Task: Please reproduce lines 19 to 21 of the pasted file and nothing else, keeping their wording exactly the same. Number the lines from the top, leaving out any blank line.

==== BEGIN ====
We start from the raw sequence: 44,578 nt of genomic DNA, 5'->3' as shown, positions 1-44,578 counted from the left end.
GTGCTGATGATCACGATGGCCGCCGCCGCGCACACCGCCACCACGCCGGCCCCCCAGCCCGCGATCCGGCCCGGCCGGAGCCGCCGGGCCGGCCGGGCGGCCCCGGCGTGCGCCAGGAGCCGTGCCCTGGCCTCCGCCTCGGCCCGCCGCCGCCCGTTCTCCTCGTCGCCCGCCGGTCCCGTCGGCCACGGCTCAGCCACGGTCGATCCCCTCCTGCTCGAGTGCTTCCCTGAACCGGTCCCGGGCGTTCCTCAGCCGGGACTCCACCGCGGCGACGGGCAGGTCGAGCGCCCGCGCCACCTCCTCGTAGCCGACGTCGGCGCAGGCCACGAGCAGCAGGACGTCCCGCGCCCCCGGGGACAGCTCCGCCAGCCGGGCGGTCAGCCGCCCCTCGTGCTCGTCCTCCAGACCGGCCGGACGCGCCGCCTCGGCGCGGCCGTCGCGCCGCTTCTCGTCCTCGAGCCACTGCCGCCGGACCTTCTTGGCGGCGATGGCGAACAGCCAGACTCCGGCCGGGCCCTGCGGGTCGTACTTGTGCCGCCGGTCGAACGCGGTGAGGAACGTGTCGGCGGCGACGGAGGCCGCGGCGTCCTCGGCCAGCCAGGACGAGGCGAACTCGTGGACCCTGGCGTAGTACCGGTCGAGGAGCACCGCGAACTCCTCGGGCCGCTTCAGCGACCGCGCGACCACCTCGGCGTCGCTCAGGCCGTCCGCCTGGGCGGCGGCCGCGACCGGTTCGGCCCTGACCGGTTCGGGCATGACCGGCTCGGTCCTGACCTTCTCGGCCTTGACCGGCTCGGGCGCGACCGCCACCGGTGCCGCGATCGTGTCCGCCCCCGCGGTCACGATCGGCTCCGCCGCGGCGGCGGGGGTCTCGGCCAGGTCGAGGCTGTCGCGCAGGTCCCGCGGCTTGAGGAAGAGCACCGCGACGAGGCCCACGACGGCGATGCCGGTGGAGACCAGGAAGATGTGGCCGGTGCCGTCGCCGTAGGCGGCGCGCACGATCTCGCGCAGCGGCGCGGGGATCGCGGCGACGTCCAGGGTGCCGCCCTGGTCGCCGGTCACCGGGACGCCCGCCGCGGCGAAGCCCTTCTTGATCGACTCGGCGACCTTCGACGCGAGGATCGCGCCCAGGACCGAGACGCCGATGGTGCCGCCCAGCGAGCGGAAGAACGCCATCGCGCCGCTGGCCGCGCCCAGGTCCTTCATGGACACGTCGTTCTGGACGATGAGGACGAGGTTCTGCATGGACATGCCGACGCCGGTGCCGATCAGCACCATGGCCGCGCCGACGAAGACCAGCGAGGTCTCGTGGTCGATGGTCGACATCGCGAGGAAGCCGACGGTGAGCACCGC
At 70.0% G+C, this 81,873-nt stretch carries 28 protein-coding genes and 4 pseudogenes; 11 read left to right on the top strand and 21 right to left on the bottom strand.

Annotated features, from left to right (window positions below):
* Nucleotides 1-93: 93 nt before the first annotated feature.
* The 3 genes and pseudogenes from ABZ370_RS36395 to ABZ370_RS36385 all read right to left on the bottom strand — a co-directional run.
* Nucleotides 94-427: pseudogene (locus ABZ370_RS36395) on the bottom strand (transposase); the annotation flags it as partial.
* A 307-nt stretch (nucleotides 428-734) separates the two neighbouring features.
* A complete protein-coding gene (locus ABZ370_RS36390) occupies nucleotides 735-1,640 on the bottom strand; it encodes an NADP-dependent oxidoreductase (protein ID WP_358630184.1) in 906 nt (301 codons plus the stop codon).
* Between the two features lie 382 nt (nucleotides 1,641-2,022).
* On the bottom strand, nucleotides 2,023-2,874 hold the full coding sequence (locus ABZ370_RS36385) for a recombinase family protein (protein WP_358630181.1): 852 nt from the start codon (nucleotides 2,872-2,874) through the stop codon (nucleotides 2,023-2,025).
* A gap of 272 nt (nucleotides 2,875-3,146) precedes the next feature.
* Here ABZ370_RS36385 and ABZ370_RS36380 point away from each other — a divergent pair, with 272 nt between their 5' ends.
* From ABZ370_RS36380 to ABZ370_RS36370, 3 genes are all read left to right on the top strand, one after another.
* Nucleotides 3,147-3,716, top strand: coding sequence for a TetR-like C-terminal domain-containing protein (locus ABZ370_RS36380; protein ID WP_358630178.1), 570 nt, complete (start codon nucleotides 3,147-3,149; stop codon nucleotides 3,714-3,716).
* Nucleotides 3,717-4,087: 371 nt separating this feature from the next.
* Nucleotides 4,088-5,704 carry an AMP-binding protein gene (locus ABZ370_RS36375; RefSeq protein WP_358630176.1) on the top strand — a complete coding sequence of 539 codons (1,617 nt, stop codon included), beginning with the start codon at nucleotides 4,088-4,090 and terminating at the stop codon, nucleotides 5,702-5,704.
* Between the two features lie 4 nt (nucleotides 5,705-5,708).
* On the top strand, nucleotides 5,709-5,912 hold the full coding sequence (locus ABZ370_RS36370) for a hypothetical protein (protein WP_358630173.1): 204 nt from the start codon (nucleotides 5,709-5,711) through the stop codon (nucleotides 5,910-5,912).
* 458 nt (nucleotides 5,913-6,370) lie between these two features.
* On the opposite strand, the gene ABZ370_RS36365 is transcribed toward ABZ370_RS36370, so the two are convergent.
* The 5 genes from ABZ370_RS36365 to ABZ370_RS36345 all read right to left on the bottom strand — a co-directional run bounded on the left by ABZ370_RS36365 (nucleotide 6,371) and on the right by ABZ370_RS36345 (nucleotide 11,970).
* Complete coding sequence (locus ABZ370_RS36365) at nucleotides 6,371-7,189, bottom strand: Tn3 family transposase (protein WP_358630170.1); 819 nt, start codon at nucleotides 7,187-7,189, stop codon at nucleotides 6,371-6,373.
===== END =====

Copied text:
* On the top strand, nucleotides 5,709-5,912 hold the full coding sequence (locus ABZ370_RS36370) for a hypothetical protein (protein WP_358630173.1): 204 nt from the start codon (nucleotides 5,709-5,711) through the stop codon (nucleotides 5,910-5,912).
* 458 nt (nucleotides 5,913-6,370) lie between these two features.
* On the opposite strand, the gene ABZ370_RS36365 is transcribed toward ABZ370_RS36370, so the two are convergent.